Lobbyists for pest control companies, golf courses and landscapers have mounted a full-scale assault on a bill that would delegate some pesticide regulation to cities, fearing the prying eyes of overzealous urban regulators.
The provision's backers say it's a harmless effort to help the Department of Agriculture dump costly enforcement on cities that can afford to do it themselves.
In a letter this week to the Minnesota House, a coalition of 16 organizations asked lawmakers to vote down an omnibus agriculture policy bill because it includes a provision that would let four local governments — Minneapolis, St. Paul, Rochester and Duluth — enforce rules on the use and disposal of pesticides.
The group said that could "create a crazy-quilt" of rules and "erect burdensome regulatory hurdles for future generations."
State law pre-empts local governments from making their own pesticide regulations, but it does already allow the state agriculture commissioner to delegate pesticide regulatory authority to "approved agencies," including municipalities.
That delegation hasn't happened, said Rep. Rick Hansen, DFL-South St. Paul. He crafted a compromise measure that would merely set out the terms for the Department of Agriculture to delegate regulatory enforcement. The point of the law change, he said, is to clarify that the Department of Agriculture can make agreements with the state's four biggest cities so the cities can take on the task of pesticide regulation. It won't allow cities to make their own rules on pesticides.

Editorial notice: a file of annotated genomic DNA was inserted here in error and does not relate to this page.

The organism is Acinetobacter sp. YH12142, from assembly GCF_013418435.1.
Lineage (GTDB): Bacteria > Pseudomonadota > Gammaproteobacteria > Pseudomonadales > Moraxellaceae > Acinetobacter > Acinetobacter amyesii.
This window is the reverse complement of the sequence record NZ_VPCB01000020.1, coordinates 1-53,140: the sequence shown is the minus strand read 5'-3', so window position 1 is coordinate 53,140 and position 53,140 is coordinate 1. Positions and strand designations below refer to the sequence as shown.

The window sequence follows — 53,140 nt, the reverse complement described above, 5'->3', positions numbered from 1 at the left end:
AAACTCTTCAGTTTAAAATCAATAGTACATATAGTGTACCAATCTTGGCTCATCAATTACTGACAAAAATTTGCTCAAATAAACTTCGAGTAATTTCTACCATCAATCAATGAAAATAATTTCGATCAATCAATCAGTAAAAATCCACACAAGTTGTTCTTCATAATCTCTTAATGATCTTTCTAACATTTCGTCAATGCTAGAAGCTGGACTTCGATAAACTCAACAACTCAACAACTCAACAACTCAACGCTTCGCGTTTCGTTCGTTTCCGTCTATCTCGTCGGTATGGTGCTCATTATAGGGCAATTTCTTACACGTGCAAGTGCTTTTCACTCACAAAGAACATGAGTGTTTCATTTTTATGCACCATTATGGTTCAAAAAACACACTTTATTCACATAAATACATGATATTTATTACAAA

"We felt that the largest four cities have the capacity to do that work," Hansen said. "The law change being proposed does not provide additional authority. It's not saying, 'Minneapolis, St. Paul, Duluth or Rochester, go hog wild.' "
But after a bruising election in 2018 that saw Republican allies take heavy losses in the Minnesota House, industries are wary of anything that looks like more regulation.
"People that use pesticides, if they had to check with municipalities on various and different regulations that each one had, that would be very burdensome," said Mike Fresvik, secretary of the Minnesota Pest Management Association. "It would be confusing."
Rep. Paul Anderson, R-Starbuck, one of the authors of the omnibus agriculture policy bill that now includes the pesticide rule provision, said he's unclear why the proposal is even being considered.
"I think it's a solution looking for a problem, and I don't know what the problem is," Anderson said.
Gene Ranieri, director of intergovernmental relations for Minneapolis, sent a letter to state Commissioner of Agriculture Thom Petersen in support of the legislation this week, saying the city "wants to be involved in enforcing regulations related to the use, application and disposal of pesticides."
The 16 organizations that oppose the provision include the Minnesota Golf Course Superintendents' Association, Ecolab, Plunkett's Pest Control and the Minnesota Nursery and Landscape Association. They said in their letter that the bill would allow cities to ban pesticides "with little to no thoughtful consideration or scientific justification."
"These local governments lack the scientific knowledge and resources needed to assess federally registered pesticide products," the letter said.
The provision that allows municipalities to regulate pesticides, which are now regulated by the federal government and Minnesota Department of Agriculture, was in a bill introduced in committee by Rep. Jim Davnie, DFL-Minneapolis, in January. The bill's co-authors include several Minneapolis and St. Paul legislators, plus Rep. Tina Liebling, DFL-Rochester.
Hansen said the response from the pest control industry is "way over the top."
The House and Senate will begin negotiations on final compromise measures soon.